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2. Background

Infectious disease emergencies may arise within a country in a number of ways, for example, via incursions of known exotic diseases, through sudden changes in the behaviour of existing endemic diseases or by the appearance of previously unrecognized diseases. Early detection and rapid response are critical to the effective management of such disease emergencies. These depend on an aquatic animal disease prevention programme aimed at surveillance of vulnerable resources for disease outbreaks with a strong diagnostic capability to distinguish diseases of concern from recurrent endemic, husbandry or environmentally induced disease losses. A strong national approach is required to ensure that the necessary operational capability is in place so that early detection and effective responses are achieved. Assessment of the success of an emergency disease response requires measures to ensure that freedom from the particular disease has been achieved. Figure 1 shows the linkages among the different components of a comprehensive emergency preparedness and response plan. Each is explained in more detail in the following sections.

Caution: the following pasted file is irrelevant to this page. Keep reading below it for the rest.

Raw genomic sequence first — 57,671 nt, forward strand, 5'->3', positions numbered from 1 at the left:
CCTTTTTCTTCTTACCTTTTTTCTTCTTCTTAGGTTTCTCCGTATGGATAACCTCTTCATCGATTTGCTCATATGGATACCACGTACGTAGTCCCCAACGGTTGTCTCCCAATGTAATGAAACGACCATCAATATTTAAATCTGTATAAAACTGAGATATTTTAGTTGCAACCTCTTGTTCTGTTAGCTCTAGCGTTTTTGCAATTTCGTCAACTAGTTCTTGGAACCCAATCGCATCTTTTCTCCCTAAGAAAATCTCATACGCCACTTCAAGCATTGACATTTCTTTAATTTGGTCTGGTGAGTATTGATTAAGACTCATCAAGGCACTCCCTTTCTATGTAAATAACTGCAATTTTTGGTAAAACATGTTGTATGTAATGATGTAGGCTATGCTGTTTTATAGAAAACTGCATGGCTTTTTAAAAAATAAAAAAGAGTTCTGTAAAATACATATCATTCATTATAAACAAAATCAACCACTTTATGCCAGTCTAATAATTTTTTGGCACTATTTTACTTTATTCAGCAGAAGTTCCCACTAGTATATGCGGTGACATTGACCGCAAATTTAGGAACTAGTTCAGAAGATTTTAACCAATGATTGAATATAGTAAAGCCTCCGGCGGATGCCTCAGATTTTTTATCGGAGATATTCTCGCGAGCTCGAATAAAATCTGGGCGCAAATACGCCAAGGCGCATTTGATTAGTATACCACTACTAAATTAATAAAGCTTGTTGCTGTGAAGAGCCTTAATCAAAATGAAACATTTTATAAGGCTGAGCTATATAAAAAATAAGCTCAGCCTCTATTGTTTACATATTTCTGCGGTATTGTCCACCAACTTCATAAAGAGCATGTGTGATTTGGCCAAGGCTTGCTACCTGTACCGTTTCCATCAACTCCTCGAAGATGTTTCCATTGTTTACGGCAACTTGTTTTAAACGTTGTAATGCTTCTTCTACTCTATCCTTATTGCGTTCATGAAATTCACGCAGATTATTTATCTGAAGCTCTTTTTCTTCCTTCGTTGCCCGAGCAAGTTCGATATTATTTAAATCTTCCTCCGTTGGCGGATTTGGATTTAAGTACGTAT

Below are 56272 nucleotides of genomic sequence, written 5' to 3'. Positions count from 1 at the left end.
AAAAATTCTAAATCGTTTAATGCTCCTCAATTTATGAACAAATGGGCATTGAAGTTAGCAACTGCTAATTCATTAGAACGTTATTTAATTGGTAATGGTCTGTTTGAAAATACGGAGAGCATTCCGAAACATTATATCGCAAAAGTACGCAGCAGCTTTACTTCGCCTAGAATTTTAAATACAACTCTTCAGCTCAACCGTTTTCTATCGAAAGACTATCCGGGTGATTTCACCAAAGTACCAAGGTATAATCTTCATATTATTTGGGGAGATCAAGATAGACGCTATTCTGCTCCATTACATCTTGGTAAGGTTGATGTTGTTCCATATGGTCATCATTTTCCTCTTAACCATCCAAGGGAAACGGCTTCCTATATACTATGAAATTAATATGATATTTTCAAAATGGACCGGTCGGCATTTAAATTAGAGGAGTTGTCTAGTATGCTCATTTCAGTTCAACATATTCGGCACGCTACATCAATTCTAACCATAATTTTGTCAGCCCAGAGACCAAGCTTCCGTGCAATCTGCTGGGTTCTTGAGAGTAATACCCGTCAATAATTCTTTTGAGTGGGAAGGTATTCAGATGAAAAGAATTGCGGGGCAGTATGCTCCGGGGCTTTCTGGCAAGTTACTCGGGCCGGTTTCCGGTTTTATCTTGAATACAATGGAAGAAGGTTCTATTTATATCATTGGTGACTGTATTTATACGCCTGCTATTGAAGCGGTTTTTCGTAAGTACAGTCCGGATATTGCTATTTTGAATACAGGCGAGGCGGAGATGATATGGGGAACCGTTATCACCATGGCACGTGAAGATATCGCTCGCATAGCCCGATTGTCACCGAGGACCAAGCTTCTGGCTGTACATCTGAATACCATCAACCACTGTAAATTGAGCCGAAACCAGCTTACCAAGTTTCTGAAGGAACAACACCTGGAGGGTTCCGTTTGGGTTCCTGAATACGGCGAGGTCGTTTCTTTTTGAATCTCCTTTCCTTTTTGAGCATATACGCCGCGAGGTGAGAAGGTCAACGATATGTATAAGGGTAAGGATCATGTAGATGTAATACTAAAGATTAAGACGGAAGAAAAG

Framework for emergency disease preparedness and response (Baldock, 2005)


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